CAN NOTHING BE DONE ABOUT
My clients often ask: "What can I do about my long term tenants paying low, low rents?" Many owners think the answer is, "Nothing. Wait for vacancies."
But that is not really the best answer. It is true that vacancy decontrol is the main game now, but when you have long term tenants who you fear will stay a lifetime there are strategies that you should consider before settling for low rents for what feels like forever.
The first strategy is to be vigilant as to who occupies your units. If your tenants move someone else in, you may be able to get a 10% rent increase for what the Rent Board calls "extra tenants". If the original tenants leave, leaving subtenants behind, you may be able to assert a vacancy event and take the rent to market ... so long as you act promptly. If it becomes apparent that your tenant is using the unit as a pied-a-terre or for business purposes, you may be able to achieve exemption from rent control under the new "pied-a-terre" regulation.
In all of these cases, vigilance is important. You have to know your tenants. Tenants have a significant financial incentive to maintain rent controlled rents, and many tenants will take advantage if they see the opportunity. Tenants will sometimes try, for example, to pass a rent controlled unit on to a family member or a roommate. The former tenant continues to pay the rent. The owner is never told about the change. Don't let this happen! In the old days of restrictive rent control it didn't really matter who lived there. That is no longer true. It matters a lot. You have to maintain control over who lives there. And when a change in occupants happens, you have to move quickly to assert your right to decontrolled rents. Otherwise the Rent Board will tell you that you have lost the right to decontrolled rent by acting too slowly.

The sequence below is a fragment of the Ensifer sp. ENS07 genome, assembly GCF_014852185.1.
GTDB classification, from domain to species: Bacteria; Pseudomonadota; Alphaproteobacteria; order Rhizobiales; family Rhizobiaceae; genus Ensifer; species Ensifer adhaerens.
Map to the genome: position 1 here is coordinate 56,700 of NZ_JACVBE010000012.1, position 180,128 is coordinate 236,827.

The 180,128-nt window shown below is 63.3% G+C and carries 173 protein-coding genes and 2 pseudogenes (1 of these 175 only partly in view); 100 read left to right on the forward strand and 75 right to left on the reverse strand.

If your rents are extraordinarily low, it may be possible to petition for increases under the Historically Low Rent regulation. Maximum rents achievable by this route are not generous, but they are higher than some low, low rents.
It is sometimes possible to get low-income tenants on Section 8. This is a win-win for you and for the tenant. The tenant's rent goes down. The rent you receive goes up. The Section 8 list is closed right now, but it opens every once in a while, and is always open for emergency cases. There are circumstances in which an emergency can be managed to the owner's and the tenant's mutual advantage by involving the Section 8 program.
A strategy that some owners have pursued is a tenant buy-out. Everyone has his price, they say. Almost any tenant will move if offered a sufficient financial incentive. What drives buyouts is that tenants' valuation of their tenancy is often lower than owners' valuation of a vacancy. One client has had considerable success helping moderate-income families buy a home. He gave them information about first-time-home-buyers programs, explained to them how tax incentives work, and convinced them that they could afford to buy a home. He then put $15,000 into escrow as a contribution towards their down payment, in this way making it possible for several families who previously considered homeownership far beyond their means to buy a home. This was truly a win-win. The families are eternally grateful, and the owner was able to bring his low rents to market with a relatively modest investment.
If you have questions about these topics, or for that matter, any question about rent control in Berkeley or Oakland, call for an appointment. It could be the best investment you ever made.
Michael St. John is principal consultant at St. John & Associates, a property management consulting firm specializing in rent control, condominium conversion, and TIC development. Michael can be reached at 510-845-8928 x 101, by fax at 510-845-1813, or on line at firstname.lastname@example.org.
Michael St. John, PH. D.
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St. John & Associates
2115 West Street
Berkeley, CA 94702-1947
P.O. Box 338
Mendocino, CA 95460-0338